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3. Science, Bureaucracy, and the Empire

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pp. 94-137

The Second Empire has had a bad press as a period in French intellectual history. Its dominant culture has generally been regarded as superficial and lacking seriousness; its treatment of the professoriate of the University has been seen as repressive; and its values have been characterized as shot through with the unadventurous bourgeois...

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4. Science, Philosophy, and the Culture of Secularism

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pp. 138-183

Recent scholarship has made it difficult to see science as the main cause of the tide of secularization that traversed western Europe during the mid and later nineteenth century. Notions bred of the works of J. W. Draper and A. D. White, who interpreted the relations between science and religion in terms of relentless warfare or conflict...

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5. Science for All

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pp. 184-226

During the nineteenth century, the creation of forms of science for consumption by the general public became a matter of escalating concern, sophistication, and, for some, economic profitability. Initially, the dominant style was deferential, encapsulated in a tradition of didactic poetry with roots going back to the eighteenth century and in...

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6. The Public Face of Republican Science

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pp. 227-273

The despair that followed the defeat of France at Sedan and the capture of the emperor in the late summer of 1870 proved to be fertile ground for the new departures in French science that had begun to take root in Victor Duruy’s fruitful but difficult years at the Ministry of Public Instruction. One reason for this and for the subsequent...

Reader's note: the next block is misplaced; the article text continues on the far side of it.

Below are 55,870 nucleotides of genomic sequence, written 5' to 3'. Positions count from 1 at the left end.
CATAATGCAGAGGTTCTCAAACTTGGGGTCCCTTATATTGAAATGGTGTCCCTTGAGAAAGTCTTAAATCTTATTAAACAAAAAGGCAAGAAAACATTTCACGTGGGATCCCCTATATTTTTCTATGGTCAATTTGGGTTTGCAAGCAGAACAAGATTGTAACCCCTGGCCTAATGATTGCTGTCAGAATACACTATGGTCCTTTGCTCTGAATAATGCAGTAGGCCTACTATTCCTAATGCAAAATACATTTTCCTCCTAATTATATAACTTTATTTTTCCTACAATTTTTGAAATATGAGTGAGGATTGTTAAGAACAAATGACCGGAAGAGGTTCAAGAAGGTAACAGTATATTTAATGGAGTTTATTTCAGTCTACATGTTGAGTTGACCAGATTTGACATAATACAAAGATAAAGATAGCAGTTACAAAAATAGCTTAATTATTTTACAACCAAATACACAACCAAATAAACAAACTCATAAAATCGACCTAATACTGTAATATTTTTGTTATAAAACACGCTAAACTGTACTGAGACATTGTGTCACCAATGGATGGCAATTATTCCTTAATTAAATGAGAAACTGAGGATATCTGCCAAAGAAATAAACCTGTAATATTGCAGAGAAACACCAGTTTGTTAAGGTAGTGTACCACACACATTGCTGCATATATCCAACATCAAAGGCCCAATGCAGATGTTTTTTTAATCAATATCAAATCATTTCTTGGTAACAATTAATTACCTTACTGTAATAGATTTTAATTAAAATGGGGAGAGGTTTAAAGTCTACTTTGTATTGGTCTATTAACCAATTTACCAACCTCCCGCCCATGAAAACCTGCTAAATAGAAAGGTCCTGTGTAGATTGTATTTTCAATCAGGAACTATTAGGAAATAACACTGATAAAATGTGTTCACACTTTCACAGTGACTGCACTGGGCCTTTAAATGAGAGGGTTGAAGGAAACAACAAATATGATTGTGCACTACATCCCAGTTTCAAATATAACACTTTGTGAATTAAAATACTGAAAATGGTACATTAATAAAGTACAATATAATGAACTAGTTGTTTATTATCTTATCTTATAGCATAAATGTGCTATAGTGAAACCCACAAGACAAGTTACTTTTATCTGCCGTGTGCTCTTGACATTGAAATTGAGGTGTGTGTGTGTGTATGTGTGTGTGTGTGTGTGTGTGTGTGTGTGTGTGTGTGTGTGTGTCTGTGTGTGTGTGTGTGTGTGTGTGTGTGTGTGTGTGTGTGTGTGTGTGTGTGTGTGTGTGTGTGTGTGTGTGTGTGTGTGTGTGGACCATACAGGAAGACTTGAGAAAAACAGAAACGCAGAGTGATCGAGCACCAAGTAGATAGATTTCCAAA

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Conclusion

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pp. 274-284

The core of my argument is that science mattered, across the board of French society and throughout my slightly displaced nineteenth century. It would require detailed comparative studies to confirm that, as I suggest in the introduction, it mattered more in France than elsewhere. But the argument does not stand or fall by the truth...

Image Plates

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Appendix A: The French System of Education and Research

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pp. 285-290

Appendix B: Exchange Rates and Incomes in Nineteenth-Century France

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pp. 291-292

Abbreviations

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pp. 293-295

Notes

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pp. 297-363

Bibliographical Note

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pp. 365-375

Index

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pp. 377-394


E-ISBN-13: 9781421408781
E-ISBN-10: 1421408783
Print-ISBN-13: 9781421405223
Print-ISBN-10: 1421405229

Page Count: 424
Illustrations: 16 b&w illus.
Publication Year: 2012

Series Title: The Johns Hopkins University Studies in Historical and Political Science

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Subject Headings

  • Science and state -- France -- History -- 19th century.
  • Science -- France -- History -- 19th century.